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General interest items edited by Janice Flahiff

Just in time for Valentine’s Day: UNC researchers identify a gene critical for heart function

Just in time for Valentine’s Day: UNC researchers identify a gene critical for heart function

Hearts from a wild type control mouse (left) and from a DOT1L-deleted mouse displaying dilated cardiomyopathy (right) . In the absence of DOT1L hearts become severely enlarged, compromising heart function.

 

From the February 5, 2011 Eureka news alert

CHAPEL HILL, N.C. – Everyone knows chocolate is critical to a happy Valentine’s Day. Now scientists are one step closer to knowing what makes a heart happy the rest of the year.

It’s a gene called DOT1L, and if you don’t have enough of the DOT1L enzyme, you could be at risk for some types of heart disease. These findings from a study led by researchers at the University of North Carolina at Chapel Hill School of Medicine appear in the Feb. 1, 2011 issue of the journal Genes and Development.***

The team created a special line of mice that were genetically predisposed to dilated cardiomyopathy, a condition in which the heart expands like a balloon, causing its walls to thin and its pumping ability to weaken. About one in three cases of congestive heart failure is due to dilated cardiomyopathy, a condition that also occurs in children.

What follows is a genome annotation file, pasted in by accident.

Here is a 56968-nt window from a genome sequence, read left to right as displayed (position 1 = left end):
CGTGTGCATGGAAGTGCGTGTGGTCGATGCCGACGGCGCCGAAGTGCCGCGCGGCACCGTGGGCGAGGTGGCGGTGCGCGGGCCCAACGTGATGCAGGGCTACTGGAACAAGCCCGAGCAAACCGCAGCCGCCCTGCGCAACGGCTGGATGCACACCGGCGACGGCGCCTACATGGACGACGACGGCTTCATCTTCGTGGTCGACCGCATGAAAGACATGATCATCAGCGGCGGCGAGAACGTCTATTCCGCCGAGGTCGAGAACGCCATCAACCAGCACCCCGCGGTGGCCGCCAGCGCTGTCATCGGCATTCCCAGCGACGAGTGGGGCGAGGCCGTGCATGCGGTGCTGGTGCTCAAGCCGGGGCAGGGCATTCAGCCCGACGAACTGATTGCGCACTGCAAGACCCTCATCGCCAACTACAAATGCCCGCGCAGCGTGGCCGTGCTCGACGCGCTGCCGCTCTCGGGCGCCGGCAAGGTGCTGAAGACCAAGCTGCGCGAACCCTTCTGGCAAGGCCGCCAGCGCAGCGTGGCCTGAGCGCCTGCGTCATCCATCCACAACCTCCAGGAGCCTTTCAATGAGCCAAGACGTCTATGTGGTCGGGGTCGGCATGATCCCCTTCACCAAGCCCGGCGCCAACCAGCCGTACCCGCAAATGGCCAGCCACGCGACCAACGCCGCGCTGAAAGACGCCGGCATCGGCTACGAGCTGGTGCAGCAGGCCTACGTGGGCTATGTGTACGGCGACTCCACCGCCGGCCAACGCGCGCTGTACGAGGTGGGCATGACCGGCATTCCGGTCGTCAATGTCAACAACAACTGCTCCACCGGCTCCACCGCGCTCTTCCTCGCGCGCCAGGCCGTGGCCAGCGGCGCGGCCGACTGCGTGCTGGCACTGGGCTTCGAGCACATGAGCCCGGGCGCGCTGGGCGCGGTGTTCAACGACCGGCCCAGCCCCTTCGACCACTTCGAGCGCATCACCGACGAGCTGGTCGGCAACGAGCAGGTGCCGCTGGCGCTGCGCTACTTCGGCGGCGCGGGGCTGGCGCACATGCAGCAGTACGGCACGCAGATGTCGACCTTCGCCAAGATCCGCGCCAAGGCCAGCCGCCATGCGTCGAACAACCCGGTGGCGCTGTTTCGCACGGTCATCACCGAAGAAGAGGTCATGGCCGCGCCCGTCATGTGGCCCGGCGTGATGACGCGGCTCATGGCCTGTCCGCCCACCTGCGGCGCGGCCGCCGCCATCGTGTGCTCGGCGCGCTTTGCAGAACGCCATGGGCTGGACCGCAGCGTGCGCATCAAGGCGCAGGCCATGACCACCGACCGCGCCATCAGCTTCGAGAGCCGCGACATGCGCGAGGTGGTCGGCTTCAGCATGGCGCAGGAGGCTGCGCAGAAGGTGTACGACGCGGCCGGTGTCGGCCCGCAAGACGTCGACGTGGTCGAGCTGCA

These mice lack DOT1L. The big discovery came when the researchers were able to prevent the mice from developing the disease by re-expressing a single downstream target gene, Dystrophin….

***For suggestions on how to get this article for free or at low cost, click here

Some other recent recent biomedical research news items

February 6, 2011 - Posted by | Medical and Health Research News | , , , , ,

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